Ladyne Viokolo Kala
Kinshasa, Democratic Republic of the Congo - Calgary
Art by Emily Honderich
Ladyne Viokolo Kala story
Ladyne Viokolo Kala was born in Kinshasa, the capital of the Democratic Republic of the Congo. She is the fifth in a family of 18 children. She studied business and accounting but didn’t complete university. She immigrated to Canada as a refugee in 2003, finding it difficult to live in her country for political and safety reasons. She has five daughters and is studying practical nursing.
COVID-19 WAS A BREAK!
I am a single mom with five children ranging in age from 14 to 3 years. Before COVID-19, I was going to college to escape from the noisy house, and to study practical nursing. The pandemic brought a big “STOP” sign to our busy life. Areas of my life, my children’s lives, and even my ex-husband’s life were immobilized by the virus.
First, the change in my education. The school shut down in March and consequently I lost the quiet area where I used to do my studies and where I had access to help. I became a long-distance student and needed to learn different apps on the computer to access virtual classes. Studying at home was very hard for my children and me because I had to make sure that the house was clean before any of us could attend our virtual classes.
Furthermore, money had become a problem. I worked as a health care aide with one agency but only for a month before the contract expired. Again, because of COVID, I couldn't work somewhere else as I had worked for that first agency. With all this mess, I failed two of my courses. COVID-19 made me feel powerless as a learner, as a caregiver, and as a mother. I was no longer able to think about the number of deaths that the virus caused in my family abroad. I had to concentrate on my own situation.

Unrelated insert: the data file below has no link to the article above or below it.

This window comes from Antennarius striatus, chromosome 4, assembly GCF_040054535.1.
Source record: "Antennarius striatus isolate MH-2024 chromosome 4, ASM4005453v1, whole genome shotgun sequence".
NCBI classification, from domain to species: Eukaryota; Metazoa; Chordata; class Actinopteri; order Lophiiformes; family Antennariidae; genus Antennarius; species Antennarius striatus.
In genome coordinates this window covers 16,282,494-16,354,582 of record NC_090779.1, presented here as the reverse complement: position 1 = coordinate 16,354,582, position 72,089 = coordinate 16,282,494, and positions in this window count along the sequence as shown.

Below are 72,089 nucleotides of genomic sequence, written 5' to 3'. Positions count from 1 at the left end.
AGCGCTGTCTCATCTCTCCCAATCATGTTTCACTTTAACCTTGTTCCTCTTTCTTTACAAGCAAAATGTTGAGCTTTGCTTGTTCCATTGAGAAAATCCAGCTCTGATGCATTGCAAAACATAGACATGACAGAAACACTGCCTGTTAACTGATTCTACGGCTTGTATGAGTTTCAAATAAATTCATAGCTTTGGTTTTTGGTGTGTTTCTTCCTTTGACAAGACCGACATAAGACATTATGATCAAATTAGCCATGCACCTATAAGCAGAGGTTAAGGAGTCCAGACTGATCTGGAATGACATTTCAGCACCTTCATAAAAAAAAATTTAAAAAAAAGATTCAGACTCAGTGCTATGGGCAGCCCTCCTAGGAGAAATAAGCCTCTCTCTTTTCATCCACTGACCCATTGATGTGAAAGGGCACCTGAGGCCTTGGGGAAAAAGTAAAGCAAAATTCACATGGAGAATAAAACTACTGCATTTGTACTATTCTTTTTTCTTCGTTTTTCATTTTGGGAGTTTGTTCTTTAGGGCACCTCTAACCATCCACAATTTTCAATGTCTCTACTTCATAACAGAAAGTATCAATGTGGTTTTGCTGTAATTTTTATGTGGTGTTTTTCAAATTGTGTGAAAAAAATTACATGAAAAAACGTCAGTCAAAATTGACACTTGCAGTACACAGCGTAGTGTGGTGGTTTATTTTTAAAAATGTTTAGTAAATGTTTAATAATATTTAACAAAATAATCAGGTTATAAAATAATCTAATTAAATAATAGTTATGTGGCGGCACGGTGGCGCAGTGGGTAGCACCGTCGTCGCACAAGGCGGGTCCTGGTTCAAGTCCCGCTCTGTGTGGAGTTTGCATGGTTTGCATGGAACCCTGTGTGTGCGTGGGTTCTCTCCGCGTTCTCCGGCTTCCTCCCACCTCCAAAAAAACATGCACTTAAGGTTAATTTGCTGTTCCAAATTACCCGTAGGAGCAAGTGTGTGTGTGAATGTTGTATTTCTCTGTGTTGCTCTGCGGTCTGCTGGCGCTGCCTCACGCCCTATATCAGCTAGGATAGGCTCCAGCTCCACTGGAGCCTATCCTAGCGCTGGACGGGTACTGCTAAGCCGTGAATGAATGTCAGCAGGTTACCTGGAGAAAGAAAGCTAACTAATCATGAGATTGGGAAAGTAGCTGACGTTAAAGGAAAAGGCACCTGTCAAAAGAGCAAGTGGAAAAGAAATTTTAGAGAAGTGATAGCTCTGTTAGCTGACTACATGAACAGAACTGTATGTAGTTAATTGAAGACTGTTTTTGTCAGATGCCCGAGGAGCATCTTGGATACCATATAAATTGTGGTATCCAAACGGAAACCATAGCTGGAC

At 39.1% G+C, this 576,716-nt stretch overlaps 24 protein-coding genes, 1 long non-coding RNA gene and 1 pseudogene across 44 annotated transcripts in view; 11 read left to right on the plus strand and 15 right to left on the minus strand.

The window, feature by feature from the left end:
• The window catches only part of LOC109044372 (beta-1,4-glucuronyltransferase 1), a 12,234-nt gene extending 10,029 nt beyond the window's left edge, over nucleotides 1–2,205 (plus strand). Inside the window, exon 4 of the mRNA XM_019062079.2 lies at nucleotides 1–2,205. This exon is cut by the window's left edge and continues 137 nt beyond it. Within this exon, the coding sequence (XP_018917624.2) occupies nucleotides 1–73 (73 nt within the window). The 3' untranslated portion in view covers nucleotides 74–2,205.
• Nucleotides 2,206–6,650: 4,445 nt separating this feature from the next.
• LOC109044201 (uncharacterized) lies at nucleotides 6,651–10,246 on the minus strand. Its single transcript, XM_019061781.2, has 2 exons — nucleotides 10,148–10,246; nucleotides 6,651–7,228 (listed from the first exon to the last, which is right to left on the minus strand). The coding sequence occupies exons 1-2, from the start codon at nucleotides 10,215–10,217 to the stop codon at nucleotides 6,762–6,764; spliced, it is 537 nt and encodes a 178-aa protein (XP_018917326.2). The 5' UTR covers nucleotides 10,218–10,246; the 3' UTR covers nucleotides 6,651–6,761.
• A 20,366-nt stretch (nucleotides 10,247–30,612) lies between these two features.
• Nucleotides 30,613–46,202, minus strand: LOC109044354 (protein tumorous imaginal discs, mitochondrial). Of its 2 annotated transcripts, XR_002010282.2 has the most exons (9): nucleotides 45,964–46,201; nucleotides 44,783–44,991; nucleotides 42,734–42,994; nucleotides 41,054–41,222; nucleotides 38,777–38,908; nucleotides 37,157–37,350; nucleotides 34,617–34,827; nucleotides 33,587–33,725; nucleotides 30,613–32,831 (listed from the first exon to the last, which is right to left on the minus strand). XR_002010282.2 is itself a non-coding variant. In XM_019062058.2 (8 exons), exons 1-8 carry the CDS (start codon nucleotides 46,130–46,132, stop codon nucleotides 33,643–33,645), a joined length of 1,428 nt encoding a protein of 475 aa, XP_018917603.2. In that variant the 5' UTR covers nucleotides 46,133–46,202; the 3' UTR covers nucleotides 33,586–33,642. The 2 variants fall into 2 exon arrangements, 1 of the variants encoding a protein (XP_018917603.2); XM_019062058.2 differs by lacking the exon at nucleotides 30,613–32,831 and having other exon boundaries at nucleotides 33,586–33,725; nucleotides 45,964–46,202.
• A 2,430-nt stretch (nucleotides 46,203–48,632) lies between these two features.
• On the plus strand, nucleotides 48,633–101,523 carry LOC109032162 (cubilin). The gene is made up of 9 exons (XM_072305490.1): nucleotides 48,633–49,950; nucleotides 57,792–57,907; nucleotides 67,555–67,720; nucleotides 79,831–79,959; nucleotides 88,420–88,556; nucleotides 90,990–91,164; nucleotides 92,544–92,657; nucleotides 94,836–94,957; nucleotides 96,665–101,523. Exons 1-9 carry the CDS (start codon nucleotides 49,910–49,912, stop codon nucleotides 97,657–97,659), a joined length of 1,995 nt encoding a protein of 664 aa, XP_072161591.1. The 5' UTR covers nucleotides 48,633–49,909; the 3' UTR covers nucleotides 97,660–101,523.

COVID-19 also brought my family together. A few days before the pandemic, my ex-husband lost his house and came to live with us. Before that, he used to spend days and nights at my house to try to come back into our lives, but I always had questions that were never answered. My busy life never gave me time to focus on his demands until COVID-19. We avoided discussing our differences inside the home. Instead, we sat in the car until finally, we decided to promote love and respect back inside the house. We were able to build a stronger relationship and sit together at dinner with our children and have deep and constructive conversations.
In conclusion, I know that COVID was not easy for us as a family because it was a brutal change. Losing my job and failing in school put me on my knees. But it helped me to remember why I chose to become a practical nurse. It also helped me accept my husband back after four years of separation and build a true and strong relationship with our family.
"In conclusion, I know that COVID was not easy for us as a family because it was a brutal change. Losing my job and failing in school put me on my knees. But it helped me to remember why I chose to become a practical nurse. It also helped me accept my husband back after four years of separation and build a true and strong relationship with our family."